(same month purchase)

In 2011, Patrick bought a DDR3-1600 CL9 kit for $44 in 8GB capacity, which is now available for $80 – an 80% increase, or an appreciation of $0.49/mo. I bought a DDR4-2400 16GB kit in 2016 for $81, and it’s now increased 143% in price, landing at $196. That’s an appreciation of $2/mo. If you bought a truckload of memory in early 2016, you could have had better gains than some stocks, and you could even sell it nearly for retail price after using it for the whole period. The most egregious case was Patrick’s $65 2x8GB DDR3-1866 purchase in 2016, which is now $180.

In the worst case above, we plotted a monthly price appreciation of $2.25, month-over-month, between May, 2016 and today. That’s better percent gains than many stocks; you could have purchased a truckload of memory at the dip in 2015/2016, then sold it for 2-4x the price after using it in a system.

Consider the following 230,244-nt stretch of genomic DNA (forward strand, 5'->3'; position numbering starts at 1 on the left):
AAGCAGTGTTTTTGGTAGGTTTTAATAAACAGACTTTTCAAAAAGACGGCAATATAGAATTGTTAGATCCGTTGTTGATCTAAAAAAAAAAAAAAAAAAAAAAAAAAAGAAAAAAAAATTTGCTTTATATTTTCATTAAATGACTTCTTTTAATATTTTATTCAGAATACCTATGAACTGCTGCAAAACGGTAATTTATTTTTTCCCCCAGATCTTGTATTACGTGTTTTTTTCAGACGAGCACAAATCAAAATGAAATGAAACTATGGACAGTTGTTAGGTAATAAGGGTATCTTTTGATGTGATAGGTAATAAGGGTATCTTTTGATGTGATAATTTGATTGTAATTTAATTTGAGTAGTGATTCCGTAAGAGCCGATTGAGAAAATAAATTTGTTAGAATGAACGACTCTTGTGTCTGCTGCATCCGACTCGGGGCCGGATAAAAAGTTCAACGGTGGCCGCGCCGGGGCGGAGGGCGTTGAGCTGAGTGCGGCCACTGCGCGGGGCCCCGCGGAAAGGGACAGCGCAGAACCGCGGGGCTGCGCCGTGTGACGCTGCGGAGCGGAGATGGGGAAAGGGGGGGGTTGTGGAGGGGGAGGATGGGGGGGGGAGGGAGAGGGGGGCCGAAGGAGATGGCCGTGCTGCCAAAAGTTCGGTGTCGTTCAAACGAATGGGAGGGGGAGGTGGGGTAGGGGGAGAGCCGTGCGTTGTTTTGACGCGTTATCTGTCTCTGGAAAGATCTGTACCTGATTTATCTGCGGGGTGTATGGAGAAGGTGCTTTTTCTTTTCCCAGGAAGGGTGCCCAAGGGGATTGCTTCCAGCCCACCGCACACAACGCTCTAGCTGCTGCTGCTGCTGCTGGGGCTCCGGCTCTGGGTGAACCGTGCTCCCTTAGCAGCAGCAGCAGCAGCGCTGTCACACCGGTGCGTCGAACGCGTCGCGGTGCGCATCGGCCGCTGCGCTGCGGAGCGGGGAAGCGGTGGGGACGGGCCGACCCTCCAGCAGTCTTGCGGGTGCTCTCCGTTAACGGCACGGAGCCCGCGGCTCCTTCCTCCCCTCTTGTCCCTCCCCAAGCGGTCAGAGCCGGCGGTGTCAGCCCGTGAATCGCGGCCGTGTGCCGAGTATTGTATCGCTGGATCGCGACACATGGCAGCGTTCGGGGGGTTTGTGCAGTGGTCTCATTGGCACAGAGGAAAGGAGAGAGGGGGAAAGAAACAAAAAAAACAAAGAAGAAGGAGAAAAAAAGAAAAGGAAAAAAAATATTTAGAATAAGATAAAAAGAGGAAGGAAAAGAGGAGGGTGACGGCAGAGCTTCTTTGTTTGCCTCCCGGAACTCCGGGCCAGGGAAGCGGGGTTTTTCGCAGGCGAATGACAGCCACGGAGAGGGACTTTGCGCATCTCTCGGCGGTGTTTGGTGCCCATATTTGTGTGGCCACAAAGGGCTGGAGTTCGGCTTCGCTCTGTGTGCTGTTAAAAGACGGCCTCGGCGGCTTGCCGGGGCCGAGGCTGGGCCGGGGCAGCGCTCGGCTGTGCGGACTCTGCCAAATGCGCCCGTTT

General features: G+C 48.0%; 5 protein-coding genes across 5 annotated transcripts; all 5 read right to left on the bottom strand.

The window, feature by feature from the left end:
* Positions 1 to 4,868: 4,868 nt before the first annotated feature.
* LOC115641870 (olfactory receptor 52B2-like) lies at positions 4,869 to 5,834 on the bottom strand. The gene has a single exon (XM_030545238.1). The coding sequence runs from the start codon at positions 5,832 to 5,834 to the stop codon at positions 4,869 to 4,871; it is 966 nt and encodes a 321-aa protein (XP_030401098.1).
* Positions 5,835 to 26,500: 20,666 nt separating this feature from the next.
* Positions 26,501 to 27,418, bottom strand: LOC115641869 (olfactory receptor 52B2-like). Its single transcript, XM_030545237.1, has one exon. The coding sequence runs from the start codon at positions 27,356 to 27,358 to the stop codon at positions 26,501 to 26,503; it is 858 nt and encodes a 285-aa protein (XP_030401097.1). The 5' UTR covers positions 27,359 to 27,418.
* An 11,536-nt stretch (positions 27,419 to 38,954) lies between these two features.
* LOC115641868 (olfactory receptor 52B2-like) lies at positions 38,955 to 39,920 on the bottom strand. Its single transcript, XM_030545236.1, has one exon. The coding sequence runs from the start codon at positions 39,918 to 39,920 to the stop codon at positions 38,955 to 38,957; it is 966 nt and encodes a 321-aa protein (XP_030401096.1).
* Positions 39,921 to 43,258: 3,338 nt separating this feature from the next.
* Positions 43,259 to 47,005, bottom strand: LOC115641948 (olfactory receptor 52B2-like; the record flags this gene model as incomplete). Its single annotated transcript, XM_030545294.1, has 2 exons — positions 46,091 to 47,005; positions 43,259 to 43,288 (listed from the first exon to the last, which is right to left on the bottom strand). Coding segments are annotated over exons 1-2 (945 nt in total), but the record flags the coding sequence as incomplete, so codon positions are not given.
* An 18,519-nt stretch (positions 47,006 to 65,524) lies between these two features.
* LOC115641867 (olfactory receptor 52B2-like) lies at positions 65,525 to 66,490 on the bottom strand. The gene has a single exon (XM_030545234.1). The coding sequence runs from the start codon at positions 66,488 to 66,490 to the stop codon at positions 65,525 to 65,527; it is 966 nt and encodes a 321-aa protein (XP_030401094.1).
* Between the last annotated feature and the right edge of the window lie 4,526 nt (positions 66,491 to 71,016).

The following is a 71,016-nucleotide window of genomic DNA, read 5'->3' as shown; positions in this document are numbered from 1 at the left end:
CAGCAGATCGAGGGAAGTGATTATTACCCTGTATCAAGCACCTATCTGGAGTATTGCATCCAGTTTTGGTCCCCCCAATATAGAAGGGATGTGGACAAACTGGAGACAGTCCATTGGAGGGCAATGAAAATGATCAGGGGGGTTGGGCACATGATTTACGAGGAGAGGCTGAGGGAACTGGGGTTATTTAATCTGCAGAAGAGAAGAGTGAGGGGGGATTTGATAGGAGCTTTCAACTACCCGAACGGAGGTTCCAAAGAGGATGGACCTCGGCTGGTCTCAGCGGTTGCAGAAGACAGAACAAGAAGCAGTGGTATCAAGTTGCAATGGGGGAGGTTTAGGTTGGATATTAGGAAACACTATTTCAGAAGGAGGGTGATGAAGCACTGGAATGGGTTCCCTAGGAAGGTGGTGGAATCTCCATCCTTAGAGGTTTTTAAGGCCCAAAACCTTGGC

Four samples don’t a scientific study make, but they really bring home the point: A PC builder might not have been able to build a bargain-basement PC in 2011 if DDR3 cost then what it does now. For one of the cheapest 8GB DDR4 sticks out there, GN’s Steve just paid twice what we did for two mid-range 4GB DDR3 sticks seven years ago. We’d usually blame overzealous pricing algorithms in combination with the dwindling inventory of DDR3, but these aren’t isolated examples.

Price History: F4-2400C15D-16GVB G.Skill Ripjaws 2x8GB DDR4-2400

2 gskill ripjaws 2yr history

F4-2400C15D-16GVB G.SKILL Ripjaws 2x8GB DDR4 2400MHz 15-15-15-35